this happens often to me and I understand exactly what you mean when you describe the rabbit in the headlight :roll: :roll: I find that in the right circumstances a glass or two of wine helps. My friend who is 1st language welsh says he can tell how many glasses I've had by the amount of welsh I am attempting :faint: The feeling does get better with time. Do you remember how nervous you were when you first started to learn to drive, so much to think about,so much to go wrong. Well I think learning a new language is exactly the same and hope that with practice I will be abe to have a proper conversation in the pub :-?
Image
User avatar
gerryf
SSiW Member
 
Posts: 502
Joined: Thu May 27, 2010 10:13 pm
Real name:: Geraldine

Re: inconvenient reaction to direct welsh...

Postby Aran » Fri Jan 28, 2011 6:14 pm

That's all valuable stuff there, and you'll certainly be improving your listening comprehension skills...:)

Elmo wrote:I knew what she was saying! Why couldnt I reply, or at least tell her it in english? Argh! :-?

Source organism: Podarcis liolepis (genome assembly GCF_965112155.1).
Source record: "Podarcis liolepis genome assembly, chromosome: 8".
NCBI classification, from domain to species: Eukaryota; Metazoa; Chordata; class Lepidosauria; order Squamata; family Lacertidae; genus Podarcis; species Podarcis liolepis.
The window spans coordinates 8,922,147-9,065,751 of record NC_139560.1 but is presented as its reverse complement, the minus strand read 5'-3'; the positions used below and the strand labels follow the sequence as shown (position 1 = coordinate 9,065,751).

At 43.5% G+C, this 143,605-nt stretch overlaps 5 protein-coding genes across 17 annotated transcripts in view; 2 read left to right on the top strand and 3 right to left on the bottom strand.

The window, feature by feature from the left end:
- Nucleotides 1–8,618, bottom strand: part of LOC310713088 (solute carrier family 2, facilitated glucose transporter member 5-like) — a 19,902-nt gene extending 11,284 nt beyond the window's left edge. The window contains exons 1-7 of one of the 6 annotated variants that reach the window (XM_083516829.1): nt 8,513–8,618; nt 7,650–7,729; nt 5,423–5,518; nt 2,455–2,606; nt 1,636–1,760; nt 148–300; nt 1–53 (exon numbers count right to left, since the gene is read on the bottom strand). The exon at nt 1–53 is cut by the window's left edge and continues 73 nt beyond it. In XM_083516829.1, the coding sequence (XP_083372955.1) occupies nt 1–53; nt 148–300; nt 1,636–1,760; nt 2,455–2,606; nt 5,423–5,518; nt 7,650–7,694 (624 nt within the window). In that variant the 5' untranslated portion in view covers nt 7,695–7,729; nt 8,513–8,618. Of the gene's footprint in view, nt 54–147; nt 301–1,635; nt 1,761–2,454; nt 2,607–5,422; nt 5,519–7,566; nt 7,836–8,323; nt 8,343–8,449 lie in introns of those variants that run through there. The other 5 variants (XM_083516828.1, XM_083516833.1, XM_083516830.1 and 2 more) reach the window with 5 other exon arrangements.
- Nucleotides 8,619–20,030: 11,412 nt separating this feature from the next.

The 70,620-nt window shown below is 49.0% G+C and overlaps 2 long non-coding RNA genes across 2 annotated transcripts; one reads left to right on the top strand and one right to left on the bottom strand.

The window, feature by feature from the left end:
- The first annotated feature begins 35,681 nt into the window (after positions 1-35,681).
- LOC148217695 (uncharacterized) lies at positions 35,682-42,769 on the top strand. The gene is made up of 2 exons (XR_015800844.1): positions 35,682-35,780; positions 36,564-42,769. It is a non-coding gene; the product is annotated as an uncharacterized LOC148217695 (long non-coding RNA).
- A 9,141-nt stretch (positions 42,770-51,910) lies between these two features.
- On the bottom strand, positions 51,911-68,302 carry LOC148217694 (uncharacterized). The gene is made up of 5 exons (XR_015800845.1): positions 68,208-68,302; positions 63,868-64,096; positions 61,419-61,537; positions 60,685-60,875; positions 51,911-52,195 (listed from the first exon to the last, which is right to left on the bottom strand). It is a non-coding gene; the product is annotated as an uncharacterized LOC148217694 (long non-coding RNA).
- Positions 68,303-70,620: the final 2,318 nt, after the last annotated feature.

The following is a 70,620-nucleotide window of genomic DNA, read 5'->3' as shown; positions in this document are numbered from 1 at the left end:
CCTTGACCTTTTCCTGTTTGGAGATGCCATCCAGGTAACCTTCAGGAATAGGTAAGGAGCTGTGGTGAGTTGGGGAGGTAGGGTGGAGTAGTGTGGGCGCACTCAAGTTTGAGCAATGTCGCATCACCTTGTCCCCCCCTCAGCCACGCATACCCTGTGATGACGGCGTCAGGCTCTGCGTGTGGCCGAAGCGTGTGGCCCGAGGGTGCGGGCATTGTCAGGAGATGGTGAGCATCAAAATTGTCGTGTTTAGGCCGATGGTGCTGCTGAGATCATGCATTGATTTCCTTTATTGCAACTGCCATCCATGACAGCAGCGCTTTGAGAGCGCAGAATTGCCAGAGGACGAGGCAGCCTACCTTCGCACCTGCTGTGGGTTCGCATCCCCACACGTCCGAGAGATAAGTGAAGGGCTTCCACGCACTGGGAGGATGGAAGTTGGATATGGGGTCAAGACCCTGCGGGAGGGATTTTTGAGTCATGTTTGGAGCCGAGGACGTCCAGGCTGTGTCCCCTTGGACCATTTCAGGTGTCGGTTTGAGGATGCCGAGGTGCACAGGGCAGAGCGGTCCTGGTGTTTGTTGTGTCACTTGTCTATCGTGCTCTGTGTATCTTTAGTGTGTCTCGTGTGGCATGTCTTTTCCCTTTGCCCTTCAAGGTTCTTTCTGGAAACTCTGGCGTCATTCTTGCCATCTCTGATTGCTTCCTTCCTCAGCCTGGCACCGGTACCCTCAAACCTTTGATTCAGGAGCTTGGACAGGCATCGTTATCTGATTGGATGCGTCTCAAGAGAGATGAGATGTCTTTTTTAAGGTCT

Because you haven't been practising doing this! It's going to feel difficult until you start doing it regularly - you'd probably find that if you had one evening where you agreed with your friend that you weren't going to speak ANY English, however slow she had to go, you'd have shaken off most of your nerves by the end of it...:)

And from then on, it will just get more and more enjoyable...:)
Loan $25 somewhere worthwhile with the SSiW Kiva team
Forum Guidelines | How far have you got with SSiW? Let us know HERE
User avatar
Aran
SSi CEO
 
Posts: 16971
Joined: Tue Jan 20, 2009 2:52 pm
Real name:: Aran!

Re: inconvenient reaction to direct welsh...

Postby Tahl » Fri Jan 28, 2011 6:20 pm

Elmo wrote:Do welsh encounters of a fairly passive nature count? . . . However, I did find that I could pick up words, quite a few phrases and the gist of what they were saying to each other and any visitors (once I got a bit used to the accent :wink: ).

I understand why you called that "passive," but really, picking up on what other people are saying is sort of the most "active" task of all, because (darn it) you can't control them. I think that counts as a win. :D
Image
Currently working on: SSIW Course 3, Lesson 21 (Southern);
SSIS Course 1, Lesson 19; SSIS MFSA Tourist Spanish, Lesson 10.
User avatar
Tahl
SSiW Angel
 
Posts: 5923
Joined: Sat Aug 22, 2009 1:40 am
Location: Alexandria, Virginia, USA
Real name:: Diane

Re: inconvenient reaction to direct welsh...